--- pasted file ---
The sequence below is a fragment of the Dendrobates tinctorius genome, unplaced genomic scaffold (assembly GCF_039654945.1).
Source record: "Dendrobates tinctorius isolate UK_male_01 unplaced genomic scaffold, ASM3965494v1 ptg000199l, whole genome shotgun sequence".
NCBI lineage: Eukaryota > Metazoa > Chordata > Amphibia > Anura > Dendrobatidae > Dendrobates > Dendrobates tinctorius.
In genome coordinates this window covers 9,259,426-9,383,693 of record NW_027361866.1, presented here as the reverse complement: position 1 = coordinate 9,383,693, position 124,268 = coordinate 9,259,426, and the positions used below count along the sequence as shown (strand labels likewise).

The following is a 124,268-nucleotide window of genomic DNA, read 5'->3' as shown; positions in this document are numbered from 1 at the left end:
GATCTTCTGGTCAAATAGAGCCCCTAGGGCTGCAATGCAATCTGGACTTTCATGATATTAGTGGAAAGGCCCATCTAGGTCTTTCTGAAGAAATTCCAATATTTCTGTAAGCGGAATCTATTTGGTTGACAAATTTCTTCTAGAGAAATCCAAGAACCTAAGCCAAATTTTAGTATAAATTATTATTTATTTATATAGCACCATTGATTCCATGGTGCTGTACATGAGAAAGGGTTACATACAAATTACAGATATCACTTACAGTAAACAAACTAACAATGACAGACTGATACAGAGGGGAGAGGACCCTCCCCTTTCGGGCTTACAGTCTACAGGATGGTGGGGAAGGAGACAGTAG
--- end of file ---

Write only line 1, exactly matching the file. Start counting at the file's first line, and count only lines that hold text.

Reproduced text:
The sequence below is a fragment of the Dendrobates tinctorius genome, unplaced genomic scaffold (assembly GCF_039654945.1).